28 June 1953 – 19 July 2007
Kathy Taylor had two successful careers, one as a nurse and one as a lawyer hell-bent on serving the nursing profession she loved so much.
One of four daughters to Keith, a butcher, and his wife Norma and schooled at St John’s college in Auburn, Kathy subsequently followed her big sister into nursing at Bankstown Hospital.
After stints at Prince of Wales and Netherleigh Hospitals as a RN, Kathy completed her Associate Diploma in Nursing Education at Cumberland College and spent the next five years putting her education to good practice as a nurse educator at Royal Prince Alfred Hospital (RPAH).
Kathy steadily moved up the ranks at RPA to Assistant DoN of Ongoing Education and later Acting DoN. At the same time, Kathy was studying part-time at the University of Technology, graduating in 1989 with a Bachelor of Laws (Honours).
It was pure determination that drove Kathy during this time because it was then that she was diagnosed with phaechromocytoma – the disease that was to fracture her career and define her life for many years to come.
Adversity was set aside as Kathy commenced her next career at the NSW Nurses Association, first as an Assistant Industrial Officer doing workers compensation and professional welfare and in 1993 as Industrial Officer.
With her extensive nursing background as a frontline nurse, educator and administrator, and a brand new law degree under her arm, Kathy was perfectly placed to make a big difference to the nursing profession and the union.
Her knack for the written word went well beyond submissions to courts and government. She was instrumental in rolling out a legal resources kit for nurses and spent a lot of time taking her law seminar series to nurses right across NSW.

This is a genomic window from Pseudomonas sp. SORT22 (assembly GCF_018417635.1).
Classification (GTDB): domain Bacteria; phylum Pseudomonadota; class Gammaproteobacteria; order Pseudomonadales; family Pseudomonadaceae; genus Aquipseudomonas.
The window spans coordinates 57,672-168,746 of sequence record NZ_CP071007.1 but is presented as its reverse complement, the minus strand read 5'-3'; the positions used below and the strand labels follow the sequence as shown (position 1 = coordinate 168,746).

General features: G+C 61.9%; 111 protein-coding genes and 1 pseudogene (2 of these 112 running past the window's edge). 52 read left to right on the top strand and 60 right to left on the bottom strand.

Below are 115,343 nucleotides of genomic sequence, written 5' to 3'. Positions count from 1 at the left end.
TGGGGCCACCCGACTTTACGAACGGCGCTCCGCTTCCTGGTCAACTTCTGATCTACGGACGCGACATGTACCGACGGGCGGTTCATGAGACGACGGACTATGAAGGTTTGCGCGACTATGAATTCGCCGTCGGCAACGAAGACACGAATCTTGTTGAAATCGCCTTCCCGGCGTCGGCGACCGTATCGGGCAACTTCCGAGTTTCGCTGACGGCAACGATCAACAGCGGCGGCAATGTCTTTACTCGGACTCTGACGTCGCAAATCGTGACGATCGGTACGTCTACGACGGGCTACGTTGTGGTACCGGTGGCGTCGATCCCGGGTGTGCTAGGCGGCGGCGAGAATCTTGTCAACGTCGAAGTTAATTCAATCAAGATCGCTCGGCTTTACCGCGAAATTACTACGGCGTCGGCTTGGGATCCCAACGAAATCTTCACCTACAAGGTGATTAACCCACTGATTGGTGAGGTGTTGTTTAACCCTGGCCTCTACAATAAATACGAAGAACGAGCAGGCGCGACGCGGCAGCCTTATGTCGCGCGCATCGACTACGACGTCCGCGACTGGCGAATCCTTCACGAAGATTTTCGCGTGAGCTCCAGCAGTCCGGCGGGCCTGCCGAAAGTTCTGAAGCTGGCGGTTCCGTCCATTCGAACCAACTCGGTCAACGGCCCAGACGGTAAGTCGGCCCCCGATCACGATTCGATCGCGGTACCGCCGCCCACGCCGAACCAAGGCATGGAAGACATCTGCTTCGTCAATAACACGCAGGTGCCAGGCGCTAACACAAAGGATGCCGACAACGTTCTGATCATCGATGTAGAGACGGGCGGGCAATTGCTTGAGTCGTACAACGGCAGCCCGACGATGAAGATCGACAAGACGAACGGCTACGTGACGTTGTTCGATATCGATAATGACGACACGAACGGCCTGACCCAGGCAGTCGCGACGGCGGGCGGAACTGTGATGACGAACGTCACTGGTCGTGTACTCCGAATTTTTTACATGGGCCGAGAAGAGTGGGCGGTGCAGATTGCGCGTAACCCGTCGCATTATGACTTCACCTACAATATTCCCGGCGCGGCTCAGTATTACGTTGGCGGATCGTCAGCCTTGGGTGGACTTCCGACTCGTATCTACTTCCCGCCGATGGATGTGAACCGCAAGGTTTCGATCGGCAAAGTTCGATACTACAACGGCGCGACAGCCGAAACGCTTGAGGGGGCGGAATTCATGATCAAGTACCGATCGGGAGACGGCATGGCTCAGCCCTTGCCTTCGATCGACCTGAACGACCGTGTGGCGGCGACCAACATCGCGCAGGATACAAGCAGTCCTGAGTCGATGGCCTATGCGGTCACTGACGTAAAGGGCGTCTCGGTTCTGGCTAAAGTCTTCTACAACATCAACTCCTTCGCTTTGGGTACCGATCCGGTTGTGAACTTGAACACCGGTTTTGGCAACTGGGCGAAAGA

Her delivery was succinct, informative and nurses usually sat goggle-eyed at her horror stories. They may not have always ‘got the law’ but they certainly ‘got the message’.
Getting the word out also meant writing for the Association’s magazine, The Lamp. Kicking off in 1992 with Workers Compensation, Kathy wrote 35 articles in all, covering a huge range of topics from restraint in residential aged care facilities to the Health Care Complaints Act.
Kathy would always find something to write about for the magazine that would impact on nursing practice. Her day-to-day work brought her many challenges and she was keen to keep the law firmly implanted in the hearts and minds of working nurses.
Her brilliant work at the Nurses’ Association was acknowledged in the late 90s when she was appointed as a Commissioner for the Legal Aid Commission.
In 1999, the doctors finally diagnosed the return of the phaeo and it was back with a vengeance. Resection and debulking of the tumours followed with extensive surgery to the spine, liver and femur.
Though retiring in 2002 from the Nurses’ Association because of her health (she was made a Life Member in 2005), Kathy was commissioned to write the online resources for the 5th edition Nursing and the Law and spent nine weeks labouring over every chapter to deliver the consummate tool for nurses.
Always at Kathy’s side was the love of her life, Sylvana. Her unyielding spirit and optimism through Kathy’s tough times were legendary. Together they chose to live very much in the present and every day they celebrated their 34 years together and their love for each other.
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